Before the official start of the Liber LAG conference seminars, we had the opportunity to visit The Mediatheque Andre Malraux in Strasbourg
I had previously studied this building as their wayfinding strategy was provided as a highly regarded example in one of my favourite books on the topic “Construction and Design Manual – Wayfinding and Signage” (Meuser and Pogade, 2010). I recognised the building when I walked up to the formidable, former grain silo which was located on the former Strasbourg Docks. The static lifting cranes arch over the open walkway alongside the water front, pointing towards the Library. The building is amazing – a 100 meter long warehouse, the front half being the original 1932 building and the back half a modern extension. The original warehouse has been well preserved as the building has been modernised.
The unashamedly brash and loud wayfinding application runs through the interior of the building through a variety of darting red lines and shapes. At the beginning of the tour, our guide proudly explained that this library aimed to create a playground where people can immerse themselves. The cylindrical and ‘camembert-like’ book sorter stands solid on the ground floor. The Library’s colour scheme and interior finish is striking although the team quickly found that the ever moving interior of their space soon knocked the precision measured wayfinding lines and markings out of sync when items such as shelves were moved. This playful, public library was designed to bring out the industrial heritage of the building’s former life, as demonstrated by the mushroom shaped concrete pillars and exposed services. The interior and exterior walls and surfaces carry a range of text and quotes from the Library’s collections.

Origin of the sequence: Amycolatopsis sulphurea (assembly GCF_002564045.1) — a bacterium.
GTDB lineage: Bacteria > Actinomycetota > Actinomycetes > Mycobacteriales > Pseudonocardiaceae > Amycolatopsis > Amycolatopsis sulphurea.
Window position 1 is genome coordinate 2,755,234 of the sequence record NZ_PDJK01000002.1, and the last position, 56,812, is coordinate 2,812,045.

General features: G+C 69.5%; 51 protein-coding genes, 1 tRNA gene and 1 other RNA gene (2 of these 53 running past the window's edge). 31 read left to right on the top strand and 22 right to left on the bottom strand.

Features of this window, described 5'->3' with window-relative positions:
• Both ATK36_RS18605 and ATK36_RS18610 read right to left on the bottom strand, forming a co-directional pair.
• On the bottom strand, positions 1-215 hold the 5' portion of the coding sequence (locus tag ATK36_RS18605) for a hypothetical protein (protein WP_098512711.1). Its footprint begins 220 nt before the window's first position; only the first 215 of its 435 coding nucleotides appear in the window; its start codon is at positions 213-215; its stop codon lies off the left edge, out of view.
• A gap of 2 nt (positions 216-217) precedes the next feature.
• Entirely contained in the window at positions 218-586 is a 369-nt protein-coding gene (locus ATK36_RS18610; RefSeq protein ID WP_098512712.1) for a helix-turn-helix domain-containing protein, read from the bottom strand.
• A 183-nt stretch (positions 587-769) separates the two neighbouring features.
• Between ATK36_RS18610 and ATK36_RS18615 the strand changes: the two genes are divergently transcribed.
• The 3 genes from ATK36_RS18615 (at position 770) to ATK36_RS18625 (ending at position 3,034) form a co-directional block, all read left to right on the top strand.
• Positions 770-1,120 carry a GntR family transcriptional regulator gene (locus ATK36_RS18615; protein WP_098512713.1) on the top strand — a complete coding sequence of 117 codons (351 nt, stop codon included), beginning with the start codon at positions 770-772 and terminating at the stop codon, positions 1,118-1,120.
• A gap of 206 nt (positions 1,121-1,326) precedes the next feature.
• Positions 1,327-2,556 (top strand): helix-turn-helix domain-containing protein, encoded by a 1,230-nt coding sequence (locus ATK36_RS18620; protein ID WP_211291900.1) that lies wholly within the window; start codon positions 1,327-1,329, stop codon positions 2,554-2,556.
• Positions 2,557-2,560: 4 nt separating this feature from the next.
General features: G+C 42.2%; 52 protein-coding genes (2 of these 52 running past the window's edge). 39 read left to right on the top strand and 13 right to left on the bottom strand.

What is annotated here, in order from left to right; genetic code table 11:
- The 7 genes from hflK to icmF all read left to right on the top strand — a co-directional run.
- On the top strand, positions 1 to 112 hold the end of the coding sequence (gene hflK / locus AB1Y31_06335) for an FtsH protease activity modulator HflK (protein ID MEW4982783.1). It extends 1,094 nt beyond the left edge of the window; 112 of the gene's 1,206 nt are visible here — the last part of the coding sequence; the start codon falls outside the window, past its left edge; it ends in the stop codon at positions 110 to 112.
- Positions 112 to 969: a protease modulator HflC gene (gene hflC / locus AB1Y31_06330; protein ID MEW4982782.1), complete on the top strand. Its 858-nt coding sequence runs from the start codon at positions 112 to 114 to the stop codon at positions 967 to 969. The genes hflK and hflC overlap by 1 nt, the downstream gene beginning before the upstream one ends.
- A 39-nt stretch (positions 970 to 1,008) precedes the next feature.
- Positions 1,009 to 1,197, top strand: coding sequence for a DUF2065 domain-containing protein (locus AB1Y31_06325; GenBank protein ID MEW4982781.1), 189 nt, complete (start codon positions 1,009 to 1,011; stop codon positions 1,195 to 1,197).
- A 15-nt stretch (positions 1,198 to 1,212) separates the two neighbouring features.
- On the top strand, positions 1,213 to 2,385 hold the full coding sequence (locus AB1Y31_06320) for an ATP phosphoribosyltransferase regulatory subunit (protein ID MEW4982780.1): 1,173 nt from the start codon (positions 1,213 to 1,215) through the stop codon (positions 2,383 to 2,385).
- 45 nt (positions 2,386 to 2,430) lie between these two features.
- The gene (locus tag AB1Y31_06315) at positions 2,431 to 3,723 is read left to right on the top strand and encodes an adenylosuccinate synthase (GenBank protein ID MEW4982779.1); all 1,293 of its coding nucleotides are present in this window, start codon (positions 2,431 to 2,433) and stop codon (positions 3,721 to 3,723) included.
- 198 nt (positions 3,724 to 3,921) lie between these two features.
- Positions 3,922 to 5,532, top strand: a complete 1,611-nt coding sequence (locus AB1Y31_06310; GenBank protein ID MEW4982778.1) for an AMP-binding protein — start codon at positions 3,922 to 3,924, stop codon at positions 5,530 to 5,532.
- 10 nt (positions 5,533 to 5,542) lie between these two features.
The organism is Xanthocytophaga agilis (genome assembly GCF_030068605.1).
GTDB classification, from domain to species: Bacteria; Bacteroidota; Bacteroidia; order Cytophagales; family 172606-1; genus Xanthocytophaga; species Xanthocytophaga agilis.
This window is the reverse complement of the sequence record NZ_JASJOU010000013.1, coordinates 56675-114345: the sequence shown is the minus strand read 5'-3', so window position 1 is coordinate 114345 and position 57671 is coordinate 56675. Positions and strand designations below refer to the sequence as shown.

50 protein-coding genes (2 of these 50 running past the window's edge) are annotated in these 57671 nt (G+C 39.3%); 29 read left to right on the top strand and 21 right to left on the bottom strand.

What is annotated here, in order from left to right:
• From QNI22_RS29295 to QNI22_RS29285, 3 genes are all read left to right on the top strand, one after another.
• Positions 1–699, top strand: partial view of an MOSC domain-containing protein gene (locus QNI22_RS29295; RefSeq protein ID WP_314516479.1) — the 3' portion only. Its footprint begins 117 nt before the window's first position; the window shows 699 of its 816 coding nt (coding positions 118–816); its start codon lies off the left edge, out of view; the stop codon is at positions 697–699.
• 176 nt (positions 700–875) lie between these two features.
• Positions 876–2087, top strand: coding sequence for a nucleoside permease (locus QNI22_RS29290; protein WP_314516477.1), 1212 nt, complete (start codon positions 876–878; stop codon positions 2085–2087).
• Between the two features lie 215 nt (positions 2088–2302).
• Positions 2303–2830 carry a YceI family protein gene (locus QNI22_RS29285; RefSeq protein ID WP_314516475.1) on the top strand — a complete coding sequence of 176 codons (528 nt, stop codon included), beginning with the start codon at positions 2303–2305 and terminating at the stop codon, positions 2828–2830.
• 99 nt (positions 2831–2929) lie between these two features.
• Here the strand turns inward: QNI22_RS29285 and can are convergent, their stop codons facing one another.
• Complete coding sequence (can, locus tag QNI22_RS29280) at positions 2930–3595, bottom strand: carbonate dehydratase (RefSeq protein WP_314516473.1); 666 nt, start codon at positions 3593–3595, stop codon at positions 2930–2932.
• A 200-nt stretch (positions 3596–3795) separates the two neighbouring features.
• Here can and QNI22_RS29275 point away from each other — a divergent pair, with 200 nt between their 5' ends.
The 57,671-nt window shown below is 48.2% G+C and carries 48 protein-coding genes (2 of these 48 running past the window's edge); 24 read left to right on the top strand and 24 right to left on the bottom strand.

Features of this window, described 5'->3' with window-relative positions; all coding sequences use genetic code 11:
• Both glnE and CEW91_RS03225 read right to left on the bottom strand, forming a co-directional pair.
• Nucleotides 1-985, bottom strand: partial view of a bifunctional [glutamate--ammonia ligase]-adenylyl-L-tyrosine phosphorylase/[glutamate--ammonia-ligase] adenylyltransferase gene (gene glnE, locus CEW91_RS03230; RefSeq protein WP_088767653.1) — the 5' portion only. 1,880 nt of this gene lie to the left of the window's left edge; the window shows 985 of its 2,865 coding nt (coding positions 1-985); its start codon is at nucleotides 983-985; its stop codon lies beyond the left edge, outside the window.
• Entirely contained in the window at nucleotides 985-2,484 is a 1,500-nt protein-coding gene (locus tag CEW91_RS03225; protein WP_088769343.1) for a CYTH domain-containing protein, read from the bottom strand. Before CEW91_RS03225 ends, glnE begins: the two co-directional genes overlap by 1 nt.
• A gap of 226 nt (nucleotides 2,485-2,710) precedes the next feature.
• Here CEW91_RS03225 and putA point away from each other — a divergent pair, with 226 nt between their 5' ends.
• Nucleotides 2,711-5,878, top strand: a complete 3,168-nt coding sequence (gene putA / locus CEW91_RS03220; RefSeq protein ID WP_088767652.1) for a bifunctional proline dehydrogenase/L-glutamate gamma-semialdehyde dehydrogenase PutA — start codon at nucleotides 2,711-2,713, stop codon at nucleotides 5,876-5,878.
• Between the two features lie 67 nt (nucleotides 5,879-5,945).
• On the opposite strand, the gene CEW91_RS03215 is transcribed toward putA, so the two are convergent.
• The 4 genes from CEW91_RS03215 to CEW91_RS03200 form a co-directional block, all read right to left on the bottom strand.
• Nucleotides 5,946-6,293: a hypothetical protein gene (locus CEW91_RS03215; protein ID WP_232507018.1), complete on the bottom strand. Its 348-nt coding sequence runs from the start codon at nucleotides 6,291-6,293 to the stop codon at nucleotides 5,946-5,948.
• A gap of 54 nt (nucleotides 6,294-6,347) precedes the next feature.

The interior stairs are double staircases to pay homage to those found in French castles. I love a good staircase, and this is where I decided to take a rare ‘selfie’!. All the floors are resin coated concrete which provides a fantastic finish, is durable and ages very well (though it doesn’t support a quiet environment!). Though the Library is comparatively noisy, something that the Library team admit is frequently commented on, they proudly state that they do not want a ‘temple-like’ and silent environment. In fact, the building and library it now houses was never designed to be quiet. The Library is now eight years old and at the time of its original design, the team had not anticipated there would be such a big demand for power and data from its users (the customer service team are now regularly asked by users to loan charging cables and leads just as we do in the AGLC).
This is a very busy public library, with approximately 2000 visits a day. Strasbourg is a cosmopolitan city and the Library offers a variety of facilities for use including TV and DVD players, PCs, a large multi-media collection, a children’s section and a fantastic reading room – my favourite place in the Library. The space has enormous windows – a result of the exterior wall being completely broken out and double cavity glazing installed which also support the heating and cooling system. The configuration of the internal elements also supports the flow of sunlight through the building during the day, as can be seen in the positioning of the desks and partitions in the space. The playful theme continues into this somewhat serious space, by means of the card catalogue collection having been spray painted silver which complemented the gold floor and individually named reading tables.
This is a hard building, but the library which occupies it isn’t. Its high visitor numbers and prime location solidify its purpose as a central hub of media, information and library services for the city of Strasbourg. Even the exhibition space on the upper floor is playful yet serious at the same time – it is designed and coordinated by a specialist art curator and it’s effective in every way. I am not sure if the wayfinding left as big an impression on me in reality as I thought it would have done having studied it from a technical reference book, but the Library, the building and it’s playful manner is what gives it it’s uniqueness.
Mike Kelly, Library Space Project Manager